Blinking Eye Transition FCPX Tutorial – No Plugins Required

Blinking Eye Transition FCPX Tutorial – No Plugins Required

September 13, 2019 8 By Bernardo Ryan


Today, we’re going to take a look at how to add this eye blink transition to
your video, created completely in Final Cut Pro. Hey guys, whats up. This is Serge, and welcome back to my channel for another Final Cut Pro tutorial. First, set your playhead between your two
clips, and move it back two seconds, by pressing Control P, and entering minus, two, and period. Press enter to move your playhead back two
seconds. Next, open the effects browser, select the masks category, and drag and drop the Shape Mask over your
first clip. In the viewer, zoom out on your clip, and use the on screen controls to adjust the
shape to better resemble eye lids. First, drag the white curvature circle all the way to the right to make your shape
into an oval. Next, use the green handles to adjust the
shape of the mask, until the inside frame is just on the outside
of your clip. Drag the feather ring out until the value in the inspector is at about 200. Add a keyframe to the Radius parameter, and click the disclosure triangle beside the
transform parameter, and add a keyframe to the position values. Move the playhead ahead about 25 frames, by either using the right arrow key, or pressing Control P, and entering plus, two, five, and enter. Click and drag either the top or the bottom
handle on your mask to partially close it. Move the playhead ahead another nine or ten
frames, and adjust the shape mask until it appears almost completely open. Move ahead eighteen frames, and pull one of the vertical handles all the way in towards the middle of the frame. You’ll still see a little light in the middle
of your frame because of the feathering. Without moving your playhead, add a keyframe to the feather parameter in
the inspector. Move the playhead ahead two more frames, and drag the feather slider all the way down. Your clip should now look like this. Now, lets copy this mask to your next clip. With your first clip selected, press Command C on your keyboard to copy this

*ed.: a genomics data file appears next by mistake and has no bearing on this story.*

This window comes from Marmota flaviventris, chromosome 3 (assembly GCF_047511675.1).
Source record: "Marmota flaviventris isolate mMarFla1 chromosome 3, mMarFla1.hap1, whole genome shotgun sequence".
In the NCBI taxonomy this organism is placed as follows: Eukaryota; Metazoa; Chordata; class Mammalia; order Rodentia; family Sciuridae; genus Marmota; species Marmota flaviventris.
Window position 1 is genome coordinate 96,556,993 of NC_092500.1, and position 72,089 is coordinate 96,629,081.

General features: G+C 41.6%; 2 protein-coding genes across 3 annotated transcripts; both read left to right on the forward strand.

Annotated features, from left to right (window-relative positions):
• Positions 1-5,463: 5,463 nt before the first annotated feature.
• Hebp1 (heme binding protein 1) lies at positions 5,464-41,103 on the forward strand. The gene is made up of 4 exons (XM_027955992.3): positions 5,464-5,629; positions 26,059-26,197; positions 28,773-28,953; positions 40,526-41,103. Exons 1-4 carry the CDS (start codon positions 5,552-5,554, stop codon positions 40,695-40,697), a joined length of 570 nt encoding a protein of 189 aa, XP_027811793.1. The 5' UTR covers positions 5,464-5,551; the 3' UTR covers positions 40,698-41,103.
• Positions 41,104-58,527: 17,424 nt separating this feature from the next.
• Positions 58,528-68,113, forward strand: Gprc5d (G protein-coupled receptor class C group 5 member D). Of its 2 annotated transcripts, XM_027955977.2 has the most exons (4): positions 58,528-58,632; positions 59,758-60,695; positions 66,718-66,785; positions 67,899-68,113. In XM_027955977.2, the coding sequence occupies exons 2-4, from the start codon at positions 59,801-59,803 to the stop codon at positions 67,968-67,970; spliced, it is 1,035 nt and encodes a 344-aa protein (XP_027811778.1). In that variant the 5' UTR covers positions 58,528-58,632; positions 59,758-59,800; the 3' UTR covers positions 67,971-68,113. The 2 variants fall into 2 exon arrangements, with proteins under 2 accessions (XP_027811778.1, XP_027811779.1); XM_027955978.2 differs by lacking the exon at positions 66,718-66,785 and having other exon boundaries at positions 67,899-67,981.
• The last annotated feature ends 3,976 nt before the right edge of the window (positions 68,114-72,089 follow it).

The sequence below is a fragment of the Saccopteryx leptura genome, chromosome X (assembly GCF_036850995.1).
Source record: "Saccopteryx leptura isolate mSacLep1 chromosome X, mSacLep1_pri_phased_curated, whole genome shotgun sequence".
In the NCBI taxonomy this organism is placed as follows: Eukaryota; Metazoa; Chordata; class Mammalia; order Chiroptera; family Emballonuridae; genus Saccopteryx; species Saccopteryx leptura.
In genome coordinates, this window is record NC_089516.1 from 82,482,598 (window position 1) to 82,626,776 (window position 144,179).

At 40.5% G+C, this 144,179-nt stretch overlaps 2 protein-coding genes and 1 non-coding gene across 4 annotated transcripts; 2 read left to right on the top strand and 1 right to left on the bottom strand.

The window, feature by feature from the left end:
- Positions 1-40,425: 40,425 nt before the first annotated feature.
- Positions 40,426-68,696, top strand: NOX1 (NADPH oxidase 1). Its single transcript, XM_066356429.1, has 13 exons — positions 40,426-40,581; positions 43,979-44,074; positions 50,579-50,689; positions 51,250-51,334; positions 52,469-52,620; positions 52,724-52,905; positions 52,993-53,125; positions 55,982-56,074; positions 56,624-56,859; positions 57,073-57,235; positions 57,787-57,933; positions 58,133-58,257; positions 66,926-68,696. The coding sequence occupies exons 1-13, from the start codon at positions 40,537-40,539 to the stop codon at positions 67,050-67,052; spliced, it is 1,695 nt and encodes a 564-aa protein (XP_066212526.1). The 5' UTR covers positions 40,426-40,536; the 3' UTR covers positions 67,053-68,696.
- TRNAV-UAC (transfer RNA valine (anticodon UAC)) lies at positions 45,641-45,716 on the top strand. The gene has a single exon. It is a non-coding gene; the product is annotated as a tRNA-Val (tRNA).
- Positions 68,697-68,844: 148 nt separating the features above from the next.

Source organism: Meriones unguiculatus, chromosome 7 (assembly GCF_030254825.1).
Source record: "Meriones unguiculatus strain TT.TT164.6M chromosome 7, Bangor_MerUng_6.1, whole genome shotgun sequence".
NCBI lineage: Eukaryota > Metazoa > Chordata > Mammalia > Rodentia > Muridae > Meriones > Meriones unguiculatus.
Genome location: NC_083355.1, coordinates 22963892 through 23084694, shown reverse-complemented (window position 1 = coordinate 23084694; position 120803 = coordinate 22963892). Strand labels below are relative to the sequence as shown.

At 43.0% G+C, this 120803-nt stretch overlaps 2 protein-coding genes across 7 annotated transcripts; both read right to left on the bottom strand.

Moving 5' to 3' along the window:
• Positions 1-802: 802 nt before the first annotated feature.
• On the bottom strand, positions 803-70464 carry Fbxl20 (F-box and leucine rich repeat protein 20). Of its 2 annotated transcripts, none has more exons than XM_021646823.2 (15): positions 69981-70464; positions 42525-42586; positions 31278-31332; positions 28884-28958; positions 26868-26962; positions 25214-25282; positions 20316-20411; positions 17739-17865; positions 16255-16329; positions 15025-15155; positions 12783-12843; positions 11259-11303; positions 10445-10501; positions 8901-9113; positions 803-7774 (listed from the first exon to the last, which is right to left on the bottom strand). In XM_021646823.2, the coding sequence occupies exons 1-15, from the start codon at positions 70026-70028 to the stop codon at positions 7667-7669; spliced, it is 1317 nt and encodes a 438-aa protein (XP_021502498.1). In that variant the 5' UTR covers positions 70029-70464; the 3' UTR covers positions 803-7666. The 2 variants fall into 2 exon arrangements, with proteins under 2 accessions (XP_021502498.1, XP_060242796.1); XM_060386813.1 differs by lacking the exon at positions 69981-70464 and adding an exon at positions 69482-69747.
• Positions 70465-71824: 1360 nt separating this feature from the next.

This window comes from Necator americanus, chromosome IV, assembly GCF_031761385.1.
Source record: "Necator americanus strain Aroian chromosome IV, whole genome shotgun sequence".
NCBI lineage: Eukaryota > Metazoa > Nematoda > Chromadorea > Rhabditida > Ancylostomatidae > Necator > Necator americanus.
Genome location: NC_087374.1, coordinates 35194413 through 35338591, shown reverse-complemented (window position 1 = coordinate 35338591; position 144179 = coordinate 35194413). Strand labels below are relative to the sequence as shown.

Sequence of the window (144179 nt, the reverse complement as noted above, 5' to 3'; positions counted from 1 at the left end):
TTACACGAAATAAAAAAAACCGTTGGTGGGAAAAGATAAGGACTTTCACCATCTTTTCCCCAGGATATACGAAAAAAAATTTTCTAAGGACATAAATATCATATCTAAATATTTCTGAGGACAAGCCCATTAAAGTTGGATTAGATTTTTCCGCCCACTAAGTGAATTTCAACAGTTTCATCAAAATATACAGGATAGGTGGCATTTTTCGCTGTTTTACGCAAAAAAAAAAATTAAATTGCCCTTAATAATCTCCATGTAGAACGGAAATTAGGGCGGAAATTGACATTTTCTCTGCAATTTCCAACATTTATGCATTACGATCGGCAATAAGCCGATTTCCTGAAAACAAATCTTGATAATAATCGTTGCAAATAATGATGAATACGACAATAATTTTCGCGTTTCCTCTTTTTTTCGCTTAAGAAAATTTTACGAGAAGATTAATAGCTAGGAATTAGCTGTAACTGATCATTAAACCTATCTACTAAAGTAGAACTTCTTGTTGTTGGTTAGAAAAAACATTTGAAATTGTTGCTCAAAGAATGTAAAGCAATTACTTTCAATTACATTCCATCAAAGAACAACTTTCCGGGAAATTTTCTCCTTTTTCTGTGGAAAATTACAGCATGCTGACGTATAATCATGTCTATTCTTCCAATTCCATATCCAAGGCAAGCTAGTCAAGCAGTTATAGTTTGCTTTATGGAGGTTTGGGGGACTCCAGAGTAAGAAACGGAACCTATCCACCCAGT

clip. Select your second clip, and press Shift Command V to paste only the attributes from your first
clip. In the popup window, make sure you have Shape
Mask selected, and at the bottom, for Keyframe Timing, select stretch to fit. This will paste your shape mask, and all the keyframes onto your second clip. Next, you need to delete the keyframes from
the first clip, and re-animate the mask. With your second clip selected, in the inspector, click on the hooked arrows beside all the
keyframed parameters. Resize your shape mask until its about the same shape as you started
with in the first clip. Set your playhead at the start of the second
clip, and from there move it ahead about twenty
frames. Adjust your shape mask to eyes closed position, and bring the feather slider down until the screen is completely black. Add a keyframe here to the feather and the
radius parameters. Move the playhead two frames ahead, and set the Feather value to 200. Move ahead 10 frames, and adjust the mask until its about half open. Move five frames ahead, and close it again. Manually add a keyframe to the Feather parameter. Move two frames ahead, and bring the slider
down. Move two more frames ahead, and set the value at 200 again. Manually add a keyframe to the Radius parameter
here. Move ahead eight frames, and adjust the mask so its almost completely
open. Move three frames ahead, and close the mask. Now, move five frames ahead and completely
open the mask. Now, to make this effect look a little more
realistic, lets add and keyframe a little bit of blur
to our clips. In the effects browser, select the Blurs category, and add the Gaussian Blur effect to both clips. What you need to do next is line up the blur
amount with the keyframes you set for the mask. Control click on your first clip, and select Show Video Animation. This shows you all the keyframes set for your
Shape Mask. Set your playhead on the first keyframe, and bring the blur amount slider all the way
down. Add a keyframe here. Move to the second keyframe, and bring the amount up to around thirty. Move to the next keyframe, and bring the slider down to 15. Move to the last keyframe, and set the blur amount up to about 60. Lets move to the second clip. Open the Video Animation, and set your playhead on the first keyframe. Set the blur amount to 60, and add a keyframe. Move ahead a couple keyframes, and set the blur amount to about 30. Move four keyframes ahead, and manually add a keyframe to the blur amount
slider. Move to the next keyframe, and bring the blur amount all the way down. Your clip should now look something like this. This does take a little bit of time and messing
around, but the finished result looks pretty cool. If you want an easier way to accomplish the
same effect, come back for my next video, where I’ll show you how you can download and install a custom plugin that accomplishes everything we did today. The plugin will be available free of charge for a limited time for my subscribers, so if you haven’t yet, hit the subscribe
button and click on the bell to turn on notifications
so you don’t miss it. Thanks for watching, and I’ll see you next
week.